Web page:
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I am interested in getting into upland game hunting. I don't have dogs and am not in a position to get them right now. I Posted in the old forum asking what types of game I could most easily persue without dogs and the response was chuckers, grouse, and phez. What kinds of places (terrain etc) should i be looking for to hunt. Also what should I do in advance to make sure I'm ready? What is a good way to learn to identify birds in flight, how they sound, etc before I go out? I live in southern utah county where are some good places within an hour or so drive that I could start looking? Thanks in advance.
 

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I'd probably forget about the birds and concentrate on rabbits. They are a lot easier to find without dogs and the season continues for several months. Cottontails are great eating and jack rabbits are wonderful for shooting practice.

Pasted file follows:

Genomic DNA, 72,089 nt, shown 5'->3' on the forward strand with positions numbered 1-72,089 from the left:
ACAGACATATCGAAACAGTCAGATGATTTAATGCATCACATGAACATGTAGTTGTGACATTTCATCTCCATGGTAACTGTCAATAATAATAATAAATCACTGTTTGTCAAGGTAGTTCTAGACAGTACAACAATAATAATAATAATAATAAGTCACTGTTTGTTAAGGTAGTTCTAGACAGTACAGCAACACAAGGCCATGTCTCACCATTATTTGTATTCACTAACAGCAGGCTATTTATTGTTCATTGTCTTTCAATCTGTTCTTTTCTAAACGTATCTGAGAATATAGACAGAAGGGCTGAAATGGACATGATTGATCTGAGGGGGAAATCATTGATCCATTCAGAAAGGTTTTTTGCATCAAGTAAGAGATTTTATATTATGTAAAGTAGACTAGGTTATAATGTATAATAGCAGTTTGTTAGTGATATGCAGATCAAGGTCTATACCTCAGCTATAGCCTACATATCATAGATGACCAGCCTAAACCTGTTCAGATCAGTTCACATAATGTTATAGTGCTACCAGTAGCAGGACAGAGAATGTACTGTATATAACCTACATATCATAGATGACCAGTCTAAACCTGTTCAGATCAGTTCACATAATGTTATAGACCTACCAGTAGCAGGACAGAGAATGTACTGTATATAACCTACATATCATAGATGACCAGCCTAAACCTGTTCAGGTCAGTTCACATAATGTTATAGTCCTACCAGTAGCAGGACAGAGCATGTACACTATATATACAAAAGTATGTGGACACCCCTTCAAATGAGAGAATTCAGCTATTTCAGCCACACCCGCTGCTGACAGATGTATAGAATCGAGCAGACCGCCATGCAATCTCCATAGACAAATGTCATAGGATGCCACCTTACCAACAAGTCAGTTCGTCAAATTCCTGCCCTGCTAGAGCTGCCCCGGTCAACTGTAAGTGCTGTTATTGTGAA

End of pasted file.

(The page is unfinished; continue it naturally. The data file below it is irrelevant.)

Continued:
Concentrate on areas with lots of sagebrush--especially where it borders pinions or junipers.
 

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Well the easiest thing to do is find someone that has experience in the species you're after and recruit them to go with you. Offer to drive and pay for lunch and sometimes you can talk someone into showing you a spot. The location isn't as important as the methods, because finding upland birds in Utah is mostly about putting boot to ground. There isn't an easy way, you have to do a lot of walking and looking.

Without a dog my recommendations would be grouse and chukar. Unless you have some cushy private land, seasoned roosters are tough to come by even with a good dog.

Forest grouse live just about anywhere you can find pines, quakies, or both as well as a little water. Spanish Fork Canyon, Dairy Fork, Strawberry, Currant Creek, Sheep Creek -- find some forest and hike around. My personal experience seems to show that grouse seem to like areas with little springs or streams, even though they actually don't need too much water. Mixed aspen and pine transition zones is where I find them most often.